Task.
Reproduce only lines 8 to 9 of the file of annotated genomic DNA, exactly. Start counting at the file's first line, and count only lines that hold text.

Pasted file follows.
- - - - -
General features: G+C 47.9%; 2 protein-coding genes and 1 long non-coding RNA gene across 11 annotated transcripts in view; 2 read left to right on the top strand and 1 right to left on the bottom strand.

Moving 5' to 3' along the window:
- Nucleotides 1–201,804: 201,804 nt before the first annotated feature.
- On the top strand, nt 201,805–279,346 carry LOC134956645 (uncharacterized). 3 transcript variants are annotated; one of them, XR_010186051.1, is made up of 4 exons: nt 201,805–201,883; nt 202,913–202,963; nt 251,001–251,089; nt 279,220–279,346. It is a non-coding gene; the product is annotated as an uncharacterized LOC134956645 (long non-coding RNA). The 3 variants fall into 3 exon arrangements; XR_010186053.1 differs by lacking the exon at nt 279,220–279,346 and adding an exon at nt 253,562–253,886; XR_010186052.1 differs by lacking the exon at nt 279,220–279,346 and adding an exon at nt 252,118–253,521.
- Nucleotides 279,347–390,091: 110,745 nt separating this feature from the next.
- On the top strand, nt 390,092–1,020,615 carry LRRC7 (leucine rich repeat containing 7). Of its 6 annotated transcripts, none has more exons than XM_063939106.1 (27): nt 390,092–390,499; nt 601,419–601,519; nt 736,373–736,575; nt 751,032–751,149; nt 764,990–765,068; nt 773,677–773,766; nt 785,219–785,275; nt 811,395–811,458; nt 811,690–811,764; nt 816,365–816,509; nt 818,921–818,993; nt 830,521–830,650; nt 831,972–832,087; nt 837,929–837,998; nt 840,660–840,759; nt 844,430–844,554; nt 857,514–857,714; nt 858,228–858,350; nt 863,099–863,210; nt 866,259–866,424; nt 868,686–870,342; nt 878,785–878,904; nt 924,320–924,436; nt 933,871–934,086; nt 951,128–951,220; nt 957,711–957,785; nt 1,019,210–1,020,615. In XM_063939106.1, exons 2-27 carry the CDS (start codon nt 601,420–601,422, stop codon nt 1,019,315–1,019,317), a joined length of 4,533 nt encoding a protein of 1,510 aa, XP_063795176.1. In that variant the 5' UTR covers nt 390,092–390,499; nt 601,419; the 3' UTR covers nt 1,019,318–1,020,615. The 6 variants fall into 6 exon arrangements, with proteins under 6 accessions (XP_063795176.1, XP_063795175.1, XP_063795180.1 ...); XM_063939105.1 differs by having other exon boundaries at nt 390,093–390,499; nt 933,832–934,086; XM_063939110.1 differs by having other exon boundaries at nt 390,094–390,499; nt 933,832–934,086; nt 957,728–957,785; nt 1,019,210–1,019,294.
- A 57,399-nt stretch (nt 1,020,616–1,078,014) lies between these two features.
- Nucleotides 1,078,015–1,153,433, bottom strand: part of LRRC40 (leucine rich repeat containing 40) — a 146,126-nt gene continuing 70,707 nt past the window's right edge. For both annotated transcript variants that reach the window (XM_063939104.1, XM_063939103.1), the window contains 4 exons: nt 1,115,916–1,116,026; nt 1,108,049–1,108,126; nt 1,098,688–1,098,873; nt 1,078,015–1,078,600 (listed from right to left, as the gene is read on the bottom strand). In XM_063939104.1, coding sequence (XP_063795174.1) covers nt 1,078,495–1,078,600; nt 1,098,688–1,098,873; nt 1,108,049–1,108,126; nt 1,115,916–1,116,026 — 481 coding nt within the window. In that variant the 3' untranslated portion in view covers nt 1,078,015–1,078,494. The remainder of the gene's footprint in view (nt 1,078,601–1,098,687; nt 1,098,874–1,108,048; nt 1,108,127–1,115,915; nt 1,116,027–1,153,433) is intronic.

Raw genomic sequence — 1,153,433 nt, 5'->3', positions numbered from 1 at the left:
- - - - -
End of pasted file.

- Nucleotides 1,078,015–1,153,433, bottom strand: part of LRRC40 (leucine rich repeat containing 40) — a 146,126-nt gene continuing 70,707 nt past the window's right edge. For both annotated transcript variants that reach the window (XM_063939104.1, XM_063939103.1), the window contains 4 exons: nt 1,115,916–1,116,026; nt 1,108,049–1,108,126; nt 1,098,688–1,098,873; nt 1,078,015–1,078,600 (listed from right to left, as the gene is read on the bottom strand). In XM_063939104.1, coding sequence (XP_063795174.1) covers nt 1,078,495–1,078,600; nt 1,098,688–1,098,873; nt 1,108,049–1,108,126; nt 1,115,916–1,116,026 — 481 coding nt within the window. In that variant the 3' untranslated portion in view covers nt 1,078,015–1,078,494. The remainder of the gene's footprint in view (nt 1,078,601–1,098,687; nt 1,098,874–1,108,048; nt 1,108,127–1,115,915; nt 1,116,027–1,153,433) is intronic.

Raw genomic sequence — 1,153,433 nt, 5'->3', positions numbered from 1 at the left: